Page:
For at least 200 years, the Inuit of Greenland and Canada have told stories of polar bears grabbing rocks or chunks of ice in their two front paws and throwing them at the skulls of unsuspecting walruses. Images of the phenomenon have even been documented in Inuit art. But the scientific community has largely ignored these accounts, or dismissed them as hearsay and myth – until now.
“One of the things that I have done over the years has been working with many experienced Inuit hunters on the pack ice, and one thing that you realize very quickly is if an experienced hunter tells you that he saw something or described something, you can very well take that for granted that it is very true, ”said Ian Stirling, a polar bear expert at the University of Alberta. As it happens guest host Ginella Massa.
“So the fact that there had been so many of these kinds of reports, and they were all very similar, indicated that there was something that might be worth looking into. “
Stirling and his colleagues looked at decades of documented traditional Inuit knowledge, including a report of an Inuit hunter in the mid-1990s, as well as recent evidence of a captive bear using tools to access its food. . They concluded that this was rare behavior, but very real.
Their conclusions are published last June in the Journal of the Arctic Institute of North America.
Stirling, a researcher emeritus for Environment and Climate Change Canada and an assistant professor in the Department of Biological Sciences at the University of Alberta, is one of the world’s foremost polar bear experts and says he has always been intrigued by their intelligence.
So his interest was piqued when he heard about GoGo, a male polar bear at a zoo in Japan who has shown a propensity to use tools – a skill. scientists have long established themselves as a major signifier of intelligence in animals.
GoGo’s keepers hung meat above his enclosure, out of the bear’s reach. But the intelligent creature has devised several methods of obtaining its larva – either by knocking it over with a stick or by grabbing a large object and “pulling it with both legs like a basketball player” towards food, said Stirling.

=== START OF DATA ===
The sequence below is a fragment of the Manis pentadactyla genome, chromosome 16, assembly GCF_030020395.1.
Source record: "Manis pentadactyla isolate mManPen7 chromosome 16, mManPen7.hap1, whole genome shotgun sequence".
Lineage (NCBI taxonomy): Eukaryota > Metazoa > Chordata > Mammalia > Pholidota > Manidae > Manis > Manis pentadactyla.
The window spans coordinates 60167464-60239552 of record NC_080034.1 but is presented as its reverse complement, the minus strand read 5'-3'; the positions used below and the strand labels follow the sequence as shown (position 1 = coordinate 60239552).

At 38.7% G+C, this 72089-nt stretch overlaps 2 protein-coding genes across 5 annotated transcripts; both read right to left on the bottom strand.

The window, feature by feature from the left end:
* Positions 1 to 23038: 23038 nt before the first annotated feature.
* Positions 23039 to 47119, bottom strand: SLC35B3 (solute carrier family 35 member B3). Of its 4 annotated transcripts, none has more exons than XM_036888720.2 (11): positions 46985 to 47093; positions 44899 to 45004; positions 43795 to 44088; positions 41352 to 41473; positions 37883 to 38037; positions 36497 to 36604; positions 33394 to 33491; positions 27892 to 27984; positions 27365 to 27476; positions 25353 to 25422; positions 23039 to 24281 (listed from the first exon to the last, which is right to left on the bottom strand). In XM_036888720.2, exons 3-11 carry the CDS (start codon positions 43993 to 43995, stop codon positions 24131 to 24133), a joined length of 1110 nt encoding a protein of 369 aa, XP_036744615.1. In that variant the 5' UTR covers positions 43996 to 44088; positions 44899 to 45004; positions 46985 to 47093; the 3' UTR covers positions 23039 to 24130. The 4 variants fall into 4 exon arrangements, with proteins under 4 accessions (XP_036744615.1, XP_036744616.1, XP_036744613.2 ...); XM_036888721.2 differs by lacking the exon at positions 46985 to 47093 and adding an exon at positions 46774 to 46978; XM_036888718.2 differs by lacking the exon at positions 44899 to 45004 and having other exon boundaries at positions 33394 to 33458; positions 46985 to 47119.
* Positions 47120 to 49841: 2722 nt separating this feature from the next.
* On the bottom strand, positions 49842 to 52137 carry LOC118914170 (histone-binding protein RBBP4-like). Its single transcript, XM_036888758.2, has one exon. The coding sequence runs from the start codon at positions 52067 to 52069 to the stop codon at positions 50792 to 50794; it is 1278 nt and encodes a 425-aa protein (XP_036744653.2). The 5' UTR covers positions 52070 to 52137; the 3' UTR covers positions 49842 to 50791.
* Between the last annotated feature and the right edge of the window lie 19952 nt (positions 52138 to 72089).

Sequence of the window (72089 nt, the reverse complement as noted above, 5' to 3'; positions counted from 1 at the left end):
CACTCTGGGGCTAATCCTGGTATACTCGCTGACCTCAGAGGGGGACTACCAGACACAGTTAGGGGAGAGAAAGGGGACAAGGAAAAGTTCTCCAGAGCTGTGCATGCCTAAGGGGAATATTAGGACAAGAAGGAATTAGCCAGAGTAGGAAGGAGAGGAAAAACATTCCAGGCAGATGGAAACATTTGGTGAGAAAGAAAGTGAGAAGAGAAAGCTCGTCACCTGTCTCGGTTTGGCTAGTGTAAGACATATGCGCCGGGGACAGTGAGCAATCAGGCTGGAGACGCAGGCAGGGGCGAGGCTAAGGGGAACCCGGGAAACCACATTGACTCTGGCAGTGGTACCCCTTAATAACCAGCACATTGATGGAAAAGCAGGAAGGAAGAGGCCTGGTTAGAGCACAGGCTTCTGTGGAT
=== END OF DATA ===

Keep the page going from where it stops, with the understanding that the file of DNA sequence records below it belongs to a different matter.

The latter is the same technique that animals use to kill walruses, according to Inuit accounts.
“The most important part of this is that a bear is able to look at a situation, think about it in a three-dimensional sense, and then figure out what it might need to do to be successful,” Stirling said.
In other words, bears solve problems. And in this case, the problem to be solved is the big and thick skull of the walrus.
“They normally hunt seals, and seals have skulls that are very easy to crush when polar bears bite,” Stirling said.
“But walruses have very heavy and thick skulls and a polar bear just can’t bite the skull and kill the animal by doing that. “
So, instead, a bear can grab a rock or piece of ice and throw it at the walrus, either killing it outright or stunning it so it can approach and finish the job.
Gabriel Nirlungayuk, an Inuk hunter from Rankin Inlet, Nunavut, this ScienceNews.org that he has not personally seen a polar bear use tools to hunt walruses, but has heard stories.
“I’ve seen polar bears since I was probably seven years old. I have been around them, I have hunted alongside them and I have seen their behavior. The smartest hunters are usually bears, ”he said, noting that some polar bears trick seals into approaching while pretending to be asleep.
“I have worked with Inuit on traditional knowledge for a very long time and one of my favorite subjects is the polar bear because science often suggests one thing and Inuit say another,” said Nirlungayuk.
Stirling says scientists are unsure whether bears are learning how to use hunting tools on their own, as GoGo apparently did, or whether they are teaching each other the technique, like cockatoos opening trash cans, or dolphins using seashells to catch fish.
“It seems very likely to me that adult polar bears who pick it up will find it out on their own independently,” he said.
“Having said that, if it’s a bear who finds out and she’s accompanied by her cubs, and the cubs see what she’s doing, they’ll probably remember it and try to apply it under the right circumstances.” on time. “
Written by Sheena Goodyear. Interview with Ian Stirling produced by Chloe Shantz-Hilkes.